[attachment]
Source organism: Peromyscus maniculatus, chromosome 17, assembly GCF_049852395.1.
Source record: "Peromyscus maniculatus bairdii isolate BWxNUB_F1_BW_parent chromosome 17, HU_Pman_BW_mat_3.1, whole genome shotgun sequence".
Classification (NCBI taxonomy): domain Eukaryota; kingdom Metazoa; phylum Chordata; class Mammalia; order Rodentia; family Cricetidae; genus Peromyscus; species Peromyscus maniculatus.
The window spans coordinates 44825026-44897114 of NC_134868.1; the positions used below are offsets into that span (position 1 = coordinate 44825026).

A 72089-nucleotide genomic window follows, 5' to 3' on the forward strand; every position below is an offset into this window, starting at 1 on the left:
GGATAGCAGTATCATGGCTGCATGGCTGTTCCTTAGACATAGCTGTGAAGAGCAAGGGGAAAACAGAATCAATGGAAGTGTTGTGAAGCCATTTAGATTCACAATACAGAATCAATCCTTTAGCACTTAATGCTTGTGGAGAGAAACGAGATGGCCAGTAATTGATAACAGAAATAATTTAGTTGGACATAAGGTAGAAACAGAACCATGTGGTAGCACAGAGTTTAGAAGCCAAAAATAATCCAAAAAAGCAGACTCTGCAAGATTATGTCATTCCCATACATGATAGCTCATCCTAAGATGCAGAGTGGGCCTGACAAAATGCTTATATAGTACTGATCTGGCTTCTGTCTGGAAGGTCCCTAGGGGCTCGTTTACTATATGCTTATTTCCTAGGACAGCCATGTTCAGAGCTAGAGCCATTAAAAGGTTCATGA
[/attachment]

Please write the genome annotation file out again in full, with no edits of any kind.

Source organism: Peromyscus maniculatus, chromosome 17, assembly GCF_049852395.1.
Source record: "Peromyscus maniculatus bairdii isolate BWxNUB_F1_BW_parent chromosome 17, HU_Pman_BW_mat_3.1, whole genome shotgun sequence".
Classification (NCBI taxonomy): domain Eukaryota; kingdom Metazoa; phylum Chordata; class Mammalia; order Rodentia; family Cricetidae; genus Peromyscus; species Peromyscus maniculatus.
The window spans coordinates 44825026-44897114 of NC_134868.1; the positions used below are offsets into that span (position 1 = coordinate 44825026).

A 72089-nucleotide genomic window follows, 5' to 3' on the forward strand; every position below is an offset into this window, starting at 1 on the left:
GGATAGCAGTATCATGGCTGCATGGCTGTTCCTTAGACATAGCTGTGAAGAGCAAGGGGAAAACAGAATCAATGGAAGTGTTGTGAAGCCATTTAGATTCACAATACAGAATCAATCCTTTAGCACTTAATGCTTGTGGAGAGAAACGAGATGGCCAGTAATTGATAACAGAAATAATTTAGTTGGACATAAGGTAGAAACAGAACCATGTGGTAGCACAGAGTTTAGAAGCCAAAAATAATCCAAAAAAGCAGACTCTGCAAGATTATGTCATTCCCATACATGATAGCTCATCCTAAGATGCAGAGTGGGCCTGACAAAATGCTTATATAGTACTGATCTGGCTTCTGTCTGGAAGGTCCCTAGGGGCTCGTTTACTATATGCTTATTTCCTAGGACAGCCATGTTCAGAGCTAGAGCCATTAAAAGGTTCATGA